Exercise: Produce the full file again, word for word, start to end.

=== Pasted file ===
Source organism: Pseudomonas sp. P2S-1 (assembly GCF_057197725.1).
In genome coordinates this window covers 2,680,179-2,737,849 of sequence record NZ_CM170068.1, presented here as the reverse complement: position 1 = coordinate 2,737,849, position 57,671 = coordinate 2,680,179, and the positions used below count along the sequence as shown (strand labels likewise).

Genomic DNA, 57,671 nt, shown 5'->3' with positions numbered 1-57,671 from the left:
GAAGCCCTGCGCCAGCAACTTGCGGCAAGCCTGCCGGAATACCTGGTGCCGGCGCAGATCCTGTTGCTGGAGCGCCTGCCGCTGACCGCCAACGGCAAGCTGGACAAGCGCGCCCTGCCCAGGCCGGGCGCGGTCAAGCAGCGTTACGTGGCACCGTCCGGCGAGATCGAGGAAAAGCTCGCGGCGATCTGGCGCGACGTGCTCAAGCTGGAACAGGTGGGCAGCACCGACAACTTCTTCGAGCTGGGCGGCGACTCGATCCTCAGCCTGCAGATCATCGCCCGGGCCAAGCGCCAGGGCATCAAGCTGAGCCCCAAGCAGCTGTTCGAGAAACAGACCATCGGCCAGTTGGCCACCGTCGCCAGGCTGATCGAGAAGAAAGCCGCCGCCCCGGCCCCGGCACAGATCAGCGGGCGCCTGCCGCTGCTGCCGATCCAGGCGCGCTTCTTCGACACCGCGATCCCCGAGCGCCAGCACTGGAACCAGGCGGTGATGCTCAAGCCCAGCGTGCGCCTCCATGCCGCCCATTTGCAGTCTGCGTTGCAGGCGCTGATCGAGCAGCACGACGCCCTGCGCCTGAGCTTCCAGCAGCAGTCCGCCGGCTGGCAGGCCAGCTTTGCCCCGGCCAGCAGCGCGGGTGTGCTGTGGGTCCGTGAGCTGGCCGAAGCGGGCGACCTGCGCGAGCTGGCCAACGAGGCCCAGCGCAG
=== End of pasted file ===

Source organism: Pseudomonas sp. P2S-1 (assembly GCF_057197725.1).
In genome coordinates this window covers 2,680,179-2,737,849 of sequence record NZ_CM170068.1, presented here as the reverse complement: position 1 = coordinate 2,737,849, position 57,671 = coordinate 2,680,179, and the positions used below count along the sequence as shown (strand labels likewise).

Genomic DNA, 57,671 nt, shown 5'->3' with positions numbered 1-57,671 from the left:
GAAGCCCTGCGCCAGCAACTTGCGGCAAGCCTGCCGGAATACCTGGTGCCGGCGCAGATCCTGTTGCTGGAGCGCCTGCCGCTGACCGCCAACGGCAAGCTGGACAAGCGCGCCCTGCCCAGGCCGGGCGCGGTCAAGCAGCGTTACGTGGCACCGTCCGGCGAGATCGAGGAAAAGCTCGCGGCGATCTGGCGCGACGTGCTCAAGCTGGAACAGGTGGGCAGCACCGACAACTTCTTCGAGCTGGGCGGCGACTCGATCCTCAGCCTGCAGATCATCGCCCGGGCCAAGCGCCAGGGCATCAAGCTGAGCCCCAAGCAGCTGTTCGAGAAACAGACCATCGGCCAGTTGGCCACCGTCGCCAGGCTGATCGAGAAGAAAGCCGCCGCCCCGGCCCCGGCACAGATCAGCGGGCGCCTGCCGCTGCTGCCGATCCAGGCGCGCTTCTTCGACACCGCGATCCCCGAGCGCCAGCACTGGAACCAGGCGGTGATGCTCAAGCCCAGCGTGCGCCTCCATGCCGCCCATTTGCAGTCTGCGTTGCAGGCGCTGATCGAGCAGCACGACGCCCTGCGCCTGAGCTTCCAGCAGCAGTCCGCCGGCTGGCAGGCCAGCTTTGCCCCGGCCAGCAGCGCGGGTGTGCTGTGGGTCCGTGAGCTGGCCGAAGCGGGCGACCTGCGCGAGCTGGCCAACGAGGCCCAGCGCAG